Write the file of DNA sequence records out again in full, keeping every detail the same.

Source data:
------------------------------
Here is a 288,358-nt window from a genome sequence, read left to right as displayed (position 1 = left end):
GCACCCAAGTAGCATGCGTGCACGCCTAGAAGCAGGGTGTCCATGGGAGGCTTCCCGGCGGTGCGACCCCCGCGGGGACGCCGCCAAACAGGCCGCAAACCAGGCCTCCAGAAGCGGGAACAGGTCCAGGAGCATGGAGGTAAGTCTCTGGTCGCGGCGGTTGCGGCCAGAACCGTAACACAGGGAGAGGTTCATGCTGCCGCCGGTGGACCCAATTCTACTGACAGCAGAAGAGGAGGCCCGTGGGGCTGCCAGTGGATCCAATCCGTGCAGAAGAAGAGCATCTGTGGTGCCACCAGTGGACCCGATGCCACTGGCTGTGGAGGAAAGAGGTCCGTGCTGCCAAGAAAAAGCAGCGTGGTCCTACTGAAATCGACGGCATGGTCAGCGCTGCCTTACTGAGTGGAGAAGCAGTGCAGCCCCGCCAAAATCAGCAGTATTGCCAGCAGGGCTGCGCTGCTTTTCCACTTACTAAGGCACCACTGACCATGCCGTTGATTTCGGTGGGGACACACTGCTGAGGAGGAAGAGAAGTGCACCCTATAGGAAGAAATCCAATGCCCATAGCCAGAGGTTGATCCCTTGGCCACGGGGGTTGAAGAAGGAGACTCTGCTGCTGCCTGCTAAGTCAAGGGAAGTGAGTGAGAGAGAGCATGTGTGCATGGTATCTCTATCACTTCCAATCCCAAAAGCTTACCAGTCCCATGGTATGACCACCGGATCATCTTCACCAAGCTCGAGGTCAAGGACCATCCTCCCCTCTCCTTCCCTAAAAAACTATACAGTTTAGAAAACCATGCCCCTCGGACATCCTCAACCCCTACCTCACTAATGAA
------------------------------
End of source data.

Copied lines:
Here is a 288,358-nt window from a genome sequence, read left to right as displayed (position 1 = left end):
GCACCCAAGTAGCATGCGTGCACGCCTAGAAGCAGGGTGTCCATGGGAGGCTTCCCGGCGGTGCGACCCCCGCGGGGACGCCGCCAAACAGGCCGCAAACCAGGCCTCCAGAAGCGGGAACAGGTCCAGGAGCATGGAGGTAAGTCTCTGGTCGCGGCGGTTGCGGCCAGAACCGTAACACAGGGAGAGGTTCATGCTGCCGCCGGTGGACCCAATTCTACTGACAGCAGAAGAGGAGGCCCGTGGGGCTGCCAGTGGATCCAATCCGTGCAGAAGAAGAGCATCTGTGGTGCCACCAGTGGACCCGATGCCACTGGCTGTGGAGGAAAGAGGTCCGTGCTGCCAAGAAAAAGCAGCGTGGTCCTACTGAAATCGACGGCATGGTCAGCGCTGCCTTACTGAGTGGAGAAGCAGTGCAGCCCCGCCAAAATCAGCAGTATTGCCAGCAGGGCTGCGCTGCTTTTCCACTTACTAAGGCACCACTGACCATGCCGTTGATTTCGGTGGGGACACACTGCTGAGGAGGAAGAGAAGTGCACCCTATAGGAAGAAATCCAATGCCCATAGCCAGAGGTTGATCCCTTGGCCACGGGGGTTGAAGAAGGAGACTCTGCTGCTGCCTGCTAAGTCAAGGGAAGTGAGTGAGAGAGAGCATGTGTGCATGGTATCTCTATCACTTCCAATCCCAAAAGCTTACCAGTCCCATGGTATGACCACCGGATCATCTTCACCAAGCTCGAGGTCAAGGACCATCCTCCCCTCTCCTTCCCTAAAAAACTATACAGTTTAGAAAACCATGCCCCTCGGACATCCTCAACCCCTACCTCACTAATGAA